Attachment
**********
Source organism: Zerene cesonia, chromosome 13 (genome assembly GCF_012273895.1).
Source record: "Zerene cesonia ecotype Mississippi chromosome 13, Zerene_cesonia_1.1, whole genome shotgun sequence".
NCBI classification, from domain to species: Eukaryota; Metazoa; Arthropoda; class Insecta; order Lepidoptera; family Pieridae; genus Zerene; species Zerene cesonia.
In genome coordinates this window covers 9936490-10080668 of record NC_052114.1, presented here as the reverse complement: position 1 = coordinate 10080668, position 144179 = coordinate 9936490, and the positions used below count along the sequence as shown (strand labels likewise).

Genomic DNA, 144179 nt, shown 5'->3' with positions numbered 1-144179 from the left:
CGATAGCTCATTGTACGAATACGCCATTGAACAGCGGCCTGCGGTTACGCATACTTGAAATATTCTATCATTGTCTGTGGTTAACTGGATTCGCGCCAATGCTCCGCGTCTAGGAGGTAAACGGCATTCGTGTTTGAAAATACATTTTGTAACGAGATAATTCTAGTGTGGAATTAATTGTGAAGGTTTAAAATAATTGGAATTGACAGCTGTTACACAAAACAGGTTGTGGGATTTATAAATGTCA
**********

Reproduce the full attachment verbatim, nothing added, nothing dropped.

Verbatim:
Source organism: Zerene cesonia, chromosome 13 (genome assembly GCF_012273895.1).
Source record: "Zerene cesonia ecotype Mississippi chromosome 13, Zerene_cesonia_1.1, whole genome shotgun sequence".
NCBI classification, from domain to species: Eukaryota; Metazoa; Arthropoda; class Insecta; order Lepidoptera; family Pieridae; genus Zerene; species Zerene cesonia.
In genome coordinates this window covers 9936490-10080668 of record NC_052114.1, presented here as the reverse complement: position 1 = coordinate 10080668, position 144179 = coordinate 9936490, and the positions used below count along the sequence as shown (strand labels likewise).

Genomic DNA, 144179 nt, shown 5'->3' with positions numbered 1-144179 from the left:
CGATAGCTCATTGTACGAATACGCCATTGAACAGCGGCCTGCGGTTACGCATACTTGAAATATTCTATCATTGTCTGTGGTTAACTGGATTCGCGCCAATGCTCCGCGTCTAGGAGGTAAACGGCATTCGTGTTTGAAAATACATTTTGTAACGAGATAATTCTAGTGTGGAATTAATTGTGAAGGTTTAAAATAATTGGAATTGACAGCTGTTACACAAAACAGGTTGTGGGATTTATAAATGTCA